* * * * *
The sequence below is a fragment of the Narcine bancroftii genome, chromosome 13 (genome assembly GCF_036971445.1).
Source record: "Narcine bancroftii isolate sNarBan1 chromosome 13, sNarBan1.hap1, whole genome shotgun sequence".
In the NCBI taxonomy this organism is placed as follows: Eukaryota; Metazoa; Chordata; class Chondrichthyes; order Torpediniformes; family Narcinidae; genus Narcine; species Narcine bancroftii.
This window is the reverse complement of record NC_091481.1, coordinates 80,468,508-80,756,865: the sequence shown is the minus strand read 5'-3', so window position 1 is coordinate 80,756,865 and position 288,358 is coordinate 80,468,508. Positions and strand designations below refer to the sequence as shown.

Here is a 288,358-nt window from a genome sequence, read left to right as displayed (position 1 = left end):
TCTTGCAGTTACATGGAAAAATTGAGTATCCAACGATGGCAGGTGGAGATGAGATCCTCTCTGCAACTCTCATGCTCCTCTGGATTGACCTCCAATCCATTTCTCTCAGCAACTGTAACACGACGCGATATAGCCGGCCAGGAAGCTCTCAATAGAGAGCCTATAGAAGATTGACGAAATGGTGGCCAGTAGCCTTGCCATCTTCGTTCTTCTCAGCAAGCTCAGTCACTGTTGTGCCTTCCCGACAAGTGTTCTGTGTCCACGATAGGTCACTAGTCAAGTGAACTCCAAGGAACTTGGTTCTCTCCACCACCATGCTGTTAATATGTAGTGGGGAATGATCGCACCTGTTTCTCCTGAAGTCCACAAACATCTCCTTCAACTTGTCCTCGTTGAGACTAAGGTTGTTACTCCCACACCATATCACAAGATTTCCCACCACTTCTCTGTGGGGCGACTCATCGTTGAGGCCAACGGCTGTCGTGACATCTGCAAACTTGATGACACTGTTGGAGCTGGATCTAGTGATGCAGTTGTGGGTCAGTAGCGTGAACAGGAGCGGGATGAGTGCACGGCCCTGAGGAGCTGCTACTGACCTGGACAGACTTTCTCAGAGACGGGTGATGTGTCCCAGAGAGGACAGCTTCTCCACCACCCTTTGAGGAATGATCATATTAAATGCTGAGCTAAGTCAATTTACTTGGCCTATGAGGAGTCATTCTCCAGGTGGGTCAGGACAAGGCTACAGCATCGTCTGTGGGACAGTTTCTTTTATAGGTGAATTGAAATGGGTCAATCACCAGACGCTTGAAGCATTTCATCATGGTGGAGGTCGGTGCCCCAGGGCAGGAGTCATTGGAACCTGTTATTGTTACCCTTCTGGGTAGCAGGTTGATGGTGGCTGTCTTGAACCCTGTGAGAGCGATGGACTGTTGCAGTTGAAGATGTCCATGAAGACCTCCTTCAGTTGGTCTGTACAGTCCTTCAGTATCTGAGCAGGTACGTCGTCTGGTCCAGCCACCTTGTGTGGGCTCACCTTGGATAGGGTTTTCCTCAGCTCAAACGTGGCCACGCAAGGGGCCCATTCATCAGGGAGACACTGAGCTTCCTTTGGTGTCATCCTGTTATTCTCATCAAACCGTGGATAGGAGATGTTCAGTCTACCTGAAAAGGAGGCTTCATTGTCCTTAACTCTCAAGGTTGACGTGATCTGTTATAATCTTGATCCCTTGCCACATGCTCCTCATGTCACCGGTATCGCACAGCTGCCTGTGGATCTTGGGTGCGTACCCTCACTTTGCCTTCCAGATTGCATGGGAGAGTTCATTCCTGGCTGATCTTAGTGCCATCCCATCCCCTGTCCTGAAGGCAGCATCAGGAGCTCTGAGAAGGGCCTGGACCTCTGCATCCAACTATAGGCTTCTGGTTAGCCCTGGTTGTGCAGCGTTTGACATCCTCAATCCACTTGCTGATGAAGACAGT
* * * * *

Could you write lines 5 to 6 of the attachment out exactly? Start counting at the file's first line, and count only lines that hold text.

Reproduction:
Here is a 288,358-nt window from a genome sequence, read left to right as displayed (position 1 = left end):
TCTTGCAGTTACATGGAAAAATTGAGTATCCAACGATGGCAGGTGGAGATGAGATCCTCTCTGCAACTCTCATGCTCCTCTGGATTGACCTCCAATCCATTTCTCTCAGCAACTGTAACACGACGCGATATAGCCGGCCAGGAAGCTCTCAATAGAGAGCCTATAGAAGATTGACGAAATGGTGGCCAGTAGCCTTGCCATCTTCGTTCTTCTCAGCAAGCTCAGTCACTGTTGTGCCTTCCCGACAAGTGTTCTGTGTCCACGATAGGTCACTAGTCAAGTGAACTCCAAGGAACTTGGTTCTCTCCACCACCATGCTGTTAATATGTAGTGGGGAATGATCGCACCTGTTTCTCCTGAAGTCCACAAACATCTCCTTCAACTTGTCCTCGTTGAGACTAAGGTTGTTACTCCCACACCATATCACAAGATTTCCCACCACTTCTCTGTGGGGCGACTCATCGTTGAGGCCAACGGCTGTCGTGACATCTGCAAACTTGATGACACTGTTGGAGCTGGATCTAGTGATGCAGTTGTGGGTCAGTAGCGTGAACAGGAGCGGGATGAGTGCACGGCCCTGAGGAGCTGCTACTGACCTGGACAGACTTTCTCAGAGACGGGTGATGTGTCCCAGAGAGGACAGCTTCTCCACCACCCTTTGAGGAATGATCATATTAAATGCTGAGCTAAGTCAATTTACTTGGCCTATGAGGAGTCATTCTCCAGGTGGGTCAGGACAAGGCTACAGCATCGTCTGTGGGACAGTTTCTTTTATAGGTGAATTGAAATGGGTCAATCACCAGACGCTTGAAGCATTTCATCATGGTGGAGGTCGGTGCCCCAGGGCAGGAGTCATTGGAACCTGTTATTGTTACCCTTCTGGGTAGCAGGTTGATGGTGGCTGTCTTGAACCCTGTGAGAGCGATGGACTGTTGCAGTTGAAGATGTCCATGAAGACCTCCTTCAGTTGGTCTGTACAGTCCTTCAGTATCTGAGCAGGTACGTCGTCTGGTCCAGCCACCTTGTGTGGGCTCACCTTGGATAGGGTTTTCCTCAGCTCAAACGTGGCCACGCAAGGGGCCCATTCATCAGGGAGACACTGAGCTTCCTTTGGTGTCATCCTGTTATTCTCATCAAACCGTGGATAGGAGATGTTCAGTCTACCTGAAAAGGAGGCTTCATTGTCCTTAACTCTCAAGGTTGACGTGATCTGTTATAATCTTGATCCCTTGCCACATGCTCCTCATGTCACCGGTATCGCACAGCTGCCTGTGGATCTTGGGTGCGTACCCTCACTTTGCCTTCCAGATTGCATGGGAGAGTTCATTCCTGGCTGATCTTAGTGCCATCCCATCCCCTGTCCTGAAGGCAGCATCAGGAGCTCTGAGAAGGGCCTGGACCTCTGCATCCAACTATAGGCTTCTGGTTAGCCCTGGTTGTGCAGCGTTTGACATCCTCAATCCACTTGCTGATGAAGACAGT